A doping control involves taking urine and/or blood samples. The doping control procedure is clearly defined. It is important that athletes are familiar with, exercise, and fulfill their rights and obligations when undergoing testing.
Depending on their sport and performance level, athletes and teams are assigned by Antidoping Switzerland or their International Sports Federation to what are known as whereabouts pools. Their main purpose is to help test planning and they are relevant to the therapeutic use exemption process.
All athletes who hold a license or membership of a club or federation affiliated with Swiss Olympic may be subject to testing at any time. This also apply to athletes participating in competitions held by such organizations.
The support personnel has a key role. In addition to being a role model, it is also their role to teach the athletes the most important rules and tips. In addition, numerous anti-doping rules apply to the support personnel specifically.
Athletes and support personnel can acquire important knowledge via e-learning and videos. In addition, behavioral tips are taught in workshops in collaboration with sports federations, the FOSPO and sports schools.
Nutritional supplements present a doping risk as they may be contaminated with prohibited substances. Athletes should therefore only use nutritional supplements following an individual assessment of the benefits and risks.
There are situations in which athletes need to take a prohibited substance or use a prohibited method, as specified by the Prohibited List, for health reasons. The anti-doping rules therefore stipulate therapeutic use exemptions (TUE).
The anti-doping rules apply to all athletes who are license-holders or members of an association or federation affiliated to Swiss Olympic. The same applies to those participating in competitions run by such organizations. This applies irrespective of their level within their sport, their age, or their nationality. Numerous rules also apply to the support personnel.
Any violations of the Swiss Olympic Doping Statute may be punishable by disqualification, fines, and/or a suspension from sport. The Swiss Federal Sports Promotion Act also includes penalty clauses, which can result in prison sentences in the case of certain offenses.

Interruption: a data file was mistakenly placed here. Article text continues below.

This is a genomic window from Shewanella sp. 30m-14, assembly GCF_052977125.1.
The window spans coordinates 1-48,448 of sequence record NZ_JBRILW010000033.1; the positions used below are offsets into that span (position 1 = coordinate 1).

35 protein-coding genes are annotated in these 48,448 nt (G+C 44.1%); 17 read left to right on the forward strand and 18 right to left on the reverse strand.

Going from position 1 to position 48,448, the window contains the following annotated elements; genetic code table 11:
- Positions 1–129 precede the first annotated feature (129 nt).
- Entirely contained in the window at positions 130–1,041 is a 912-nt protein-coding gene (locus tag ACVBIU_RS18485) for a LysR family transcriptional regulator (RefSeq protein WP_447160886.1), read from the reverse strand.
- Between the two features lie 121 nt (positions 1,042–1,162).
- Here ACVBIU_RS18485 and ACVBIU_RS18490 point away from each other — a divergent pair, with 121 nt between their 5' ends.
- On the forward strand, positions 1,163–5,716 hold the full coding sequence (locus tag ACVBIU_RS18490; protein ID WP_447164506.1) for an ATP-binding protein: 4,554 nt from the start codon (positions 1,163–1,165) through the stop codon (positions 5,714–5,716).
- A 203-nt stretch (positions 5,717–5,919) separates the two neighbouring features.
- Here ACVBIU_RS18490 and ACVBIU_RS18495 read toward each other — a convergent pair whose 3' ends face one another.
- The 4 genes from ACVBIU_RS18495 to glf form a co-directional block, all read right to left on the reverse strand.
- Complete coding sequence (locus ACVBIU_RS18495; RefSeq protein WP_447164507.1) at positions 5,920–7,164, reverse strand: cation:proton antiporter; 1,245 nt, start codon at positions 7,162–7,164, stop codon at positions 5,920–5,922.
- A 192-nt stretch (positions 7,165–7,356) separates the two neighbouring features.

The legal foundations for clean sport are laid down in federal-level laws (Federal Act on the Promotion of Sport and Exercise), on the one hand, and in the rules of sport under private law (Doping Statute of Swiss Olympic), on the other.
The Federal Act on the Promotion of Sport and Exercise (SpoPA) prohibits the importation of doping substances. This law applies to all persons staying in Switzerland, regardless of their sporting activities, i.e. it also covers non-athletes.
In Switzerland, the first “Instructions on Combatting Doping”' were issued between 1963 and 1967. At the same time, a doping laboratory was set up at the Federal Office of Sport (FOSPO) research laboratory in Magglingen.
Antidoping Switzerland is the independent center of excellence for fighting doping in Switzerland. The tasks include in particular testing, investigations, prevention work, applied research, and national and international collaboration.
The World Anti-Doping Agency (WADA) establishes the anti-doping rules for all countries and sports (World Anti-Doping Program). It monitors their implementation by the National Anti-Doping Organizations (e.g. Antidoping Switzerland), International Sports Federations, and certain sports organizers (e.g. the IOC).